I am so happy to have met the 200 Commitment Goal my family made but I would never have made it if it wasn’t for the generous and caring Antonopoulos Family. Tina and her daughter Noel wanted to stay anonymous but I am so happy they extended an email to me to introduce themselves because I have made a true friend that has such a huge heart and cares for not just Cashel and Allie but ALL our children fighting SMA.Sandy GardnerTina and Noel AntonopoulosIn Honor of Cashel and Allie GardnerAnd All SMA ChildrenFor it is in giving that we receive.” St. Francis of Assisi.We live in a society with so many ways to communicate. Social networking has allowed people to be more aware and more capable of communicating and helping each other. It is a beautiful thing. As complicated as life has become, one thing has always been plain and simple-giving.I have been a giving person all of my life. In fact, I am happiest when I give. I taught both of my children to always be grateful and give back to the world. That is what God wants us to do. I thank God that He allowed me the gift of giving and receiving through the Gardner family and the SMA community.My beautiful daughter Noel, who is 14 1/2 years old is a big fan of Criss Angel. Over the course of about two years, Noel has been a loyal. At first, she was amazed with his talents. Over time, she became amazed with the man Criss truly is, a caring, giving man. Noel found out about this through a beautiful and special boy named Cashel Gardner. Cashel and Noel are the same age. Whenever Criss would do or say something to Cashel and Noel would come across it, she would always mention it to me. We were both always so touched by what we heard.One day Noel came to me and told me that Cashel’s mom, Sandy Gardner, had a birthday wish to collect money to buy IPADS for children with SMA. This past summer, I asked Noel to go to the site where Sandy was trying to raise funds from. I wanted to see her progress. She still needed a certain amount of money to be able to buy one IPAD. I immediately decided, without thinking about it, that I wanted to make Sandy’s birthday wish come true.Who would have thought that helping to buy an IPAD would flourish into a beautiful friendship? I gave a little and I received so much more. Sandy began educating me on SMA. As she was telling me all she endured to take care of her two beautiful children, Cashel and Allie, she said one great thing to me and it has stuck with me to this day:” I don’t feel like my life is a burden. I am doing what God wants me to do…..take care of his children.”That night, after I heard that beautiful statement, I stayed up questioning God -what I can do to help Sandy, on a personal level, and even further help the SMA society on a wider spectrum? Sandy and I discussed how a doctor was raising funds for gene therapy earlier that day. Sandy was trying to raise $5000.00 to give to that fund. That night, I decided I was going to gift that money to the fund. No questions asked. No doubts. No ifs, and or buts.When I told Sandy the next day, she was in shock. We had spoken a few times on the phone, and communicated a handful of times through emails. Why? and How? were the questions. My answer was why not? I felt for her and her children. I felt for Sophia. I felt for all the children that needed an IPAD to make it through the day. I wanted to help and I am glad I did.I extend my well wishes to all the families who have children with SMA. Anything is possible with love and determination. Don’t give up. There are others like me out there helping to ensure a better quality life for children with SMA, and perhaps a cure one day. I will help you fight this fight. I am a mom and I know what it means to want to be able to give your children everything they want and need. My heart goes out to all the families and my thoughts and prayers will always be with you always.Cashel touched my heart from thousands of miles away, from his bed, tweeting on his computer. God works his miraculous ways through everyone. Everyone has a purpose. Every child has a gift. Cherish every moment with your beautiful children. God lives in them. You can see it in their eyes.God Bless All the SMA families and their beautiful children.My part was small. What you have all done for me and my family is priceless.Blessings,Tina Antonopoulos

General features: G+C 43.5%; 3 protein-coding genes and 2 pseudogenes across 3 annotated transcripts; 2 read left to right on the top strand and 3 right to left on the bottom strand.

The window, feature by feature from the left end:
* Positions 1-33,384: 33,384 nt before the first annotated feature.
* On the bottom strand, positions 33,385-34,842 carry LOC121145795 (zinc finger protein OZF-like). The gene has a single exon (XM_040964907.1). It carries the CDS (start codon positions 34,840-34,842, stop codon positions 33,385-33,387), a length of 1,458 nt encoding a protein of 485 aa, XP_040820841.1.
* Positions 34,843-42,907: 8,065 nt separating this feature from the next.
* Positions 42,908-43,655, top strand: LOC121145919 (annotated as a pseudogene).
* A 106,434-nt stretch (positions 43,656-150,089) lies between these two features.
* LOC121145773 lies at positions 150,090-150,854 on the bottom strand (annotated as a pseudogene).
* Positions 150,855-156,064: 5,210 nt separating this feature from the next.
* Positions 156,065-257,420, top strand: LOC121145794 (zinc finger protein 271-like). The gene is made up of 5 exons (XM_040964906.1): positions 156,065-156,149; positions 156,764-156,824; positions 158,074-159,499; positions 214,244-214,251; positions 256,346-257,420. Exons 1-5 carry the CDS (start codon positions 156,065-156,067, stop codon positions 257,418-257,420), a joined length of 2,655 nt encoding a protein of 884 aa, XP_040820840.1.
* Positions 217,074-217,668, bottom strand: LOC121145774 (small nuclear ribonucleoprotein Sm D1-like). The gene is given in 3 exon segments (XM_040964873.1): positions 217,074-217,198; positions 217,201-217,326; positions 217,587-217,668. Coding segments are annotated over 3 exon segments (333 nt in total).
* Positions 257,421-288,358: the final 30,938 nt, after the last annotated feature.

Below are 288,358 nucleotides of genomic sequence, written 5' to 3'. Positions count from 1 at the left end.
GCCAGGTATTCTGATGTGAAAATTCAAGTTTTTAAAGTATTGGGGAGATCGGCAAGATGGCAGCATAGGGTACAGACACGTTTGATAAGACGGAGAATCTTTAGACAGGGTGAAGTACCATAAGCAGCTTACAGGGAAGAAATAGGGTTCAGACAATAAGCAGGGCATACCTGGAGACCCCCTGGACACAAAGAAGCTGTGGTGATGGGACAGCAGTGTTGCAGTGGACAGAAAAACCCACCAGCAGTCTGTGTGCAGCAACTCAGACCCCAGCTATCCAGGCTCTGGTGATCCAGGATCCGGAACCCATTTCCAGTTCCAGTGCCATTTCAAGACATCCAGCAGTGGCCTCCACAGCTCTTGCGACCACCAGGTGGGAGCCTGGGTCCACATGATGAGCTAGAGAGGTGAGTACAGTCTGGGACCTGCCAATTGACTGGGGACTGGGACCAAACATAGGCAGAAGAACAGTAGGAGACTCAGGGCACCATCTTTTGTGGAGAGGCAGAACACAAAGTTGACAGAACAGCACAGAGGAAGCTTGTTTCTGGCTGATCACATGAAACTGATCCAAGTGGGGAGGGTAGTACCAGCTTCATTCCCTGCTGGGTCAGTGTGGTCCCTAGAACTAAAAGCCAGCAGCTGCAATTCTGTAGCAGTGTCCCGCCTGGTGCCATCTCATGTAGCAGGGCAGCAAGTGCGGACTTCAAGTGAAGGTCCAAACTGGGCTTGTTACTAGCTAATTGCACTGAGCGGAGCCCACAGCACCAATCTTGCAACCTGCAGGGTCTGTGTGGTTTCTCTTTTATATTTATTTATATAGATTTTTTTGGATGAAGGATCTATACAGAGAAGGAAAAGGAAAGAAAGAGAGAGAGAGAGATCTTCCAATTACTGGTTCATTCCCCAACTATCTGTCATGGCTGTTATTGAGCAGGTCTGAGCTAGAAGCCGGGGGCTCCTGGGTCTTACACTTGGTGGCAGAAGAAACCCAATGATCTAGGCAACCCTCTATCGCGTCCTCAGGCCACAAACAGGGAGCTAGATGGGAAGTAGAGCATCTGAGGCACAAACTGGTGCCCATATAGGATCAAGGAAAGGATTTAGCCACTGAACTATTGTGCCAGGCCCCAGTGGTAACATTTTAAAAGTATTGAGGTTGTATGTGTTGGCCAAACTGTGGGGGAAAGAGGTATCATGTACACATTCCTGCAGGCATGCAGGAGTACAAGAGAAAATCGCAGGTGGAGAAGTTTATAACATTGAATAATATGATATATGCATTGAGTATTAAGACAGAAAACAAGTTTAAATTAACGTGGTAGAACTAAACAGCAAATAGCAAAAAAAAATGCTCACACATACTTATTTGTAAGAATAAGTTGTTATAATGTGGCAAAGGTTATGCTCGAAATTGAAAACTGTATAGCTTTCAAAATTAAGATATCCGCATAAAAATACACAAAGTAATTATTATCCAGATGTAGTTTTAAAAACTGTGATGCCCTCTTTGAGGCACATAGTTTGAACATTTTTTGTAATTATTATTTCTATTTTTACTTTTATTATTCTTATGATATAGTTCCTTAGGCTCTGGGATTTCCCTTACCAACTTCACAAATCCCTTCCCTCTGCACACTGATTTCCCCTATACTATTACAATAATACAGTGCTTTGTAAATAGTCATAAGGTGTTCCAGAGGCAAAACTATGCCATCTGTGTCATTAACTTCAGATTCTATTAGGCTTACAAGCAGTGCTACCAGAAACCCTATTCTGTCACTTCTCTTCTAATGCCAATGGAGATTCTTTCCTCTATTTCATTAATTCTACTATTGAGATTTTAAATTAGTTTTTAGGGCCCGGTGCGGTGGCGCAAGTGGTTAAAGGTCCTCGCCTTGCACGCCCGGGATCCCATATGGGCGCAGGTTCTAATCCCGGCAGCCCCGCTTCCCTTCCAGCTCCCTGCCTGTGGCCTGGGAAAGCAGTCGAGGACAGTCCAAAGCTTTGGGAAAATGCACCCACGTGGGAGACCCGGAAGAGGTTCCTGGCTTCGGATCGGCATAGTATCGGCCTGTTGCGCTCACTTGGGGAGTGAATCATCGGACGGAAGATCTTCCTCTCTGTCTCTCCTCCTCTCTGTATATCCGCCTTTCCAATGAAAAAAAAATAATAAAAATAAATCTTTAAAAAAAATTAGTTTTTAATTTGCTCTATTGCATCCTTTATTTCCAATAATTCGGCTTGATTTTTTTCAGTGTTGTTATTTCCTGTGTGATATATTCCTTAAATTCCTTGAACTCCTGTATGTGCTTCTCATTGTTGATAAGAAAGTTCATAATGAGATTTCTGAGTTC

Our little miracle, Kennady, entered this world June 15, 2010, weighing 7 lbs 2.5oz and she was 20.5 inches long. During the pregnancy Kennady was VERY active, and when she was born she was a strong baby and was able to hold her head up when lying on our chest. Kennady was full of life and smiley all the time.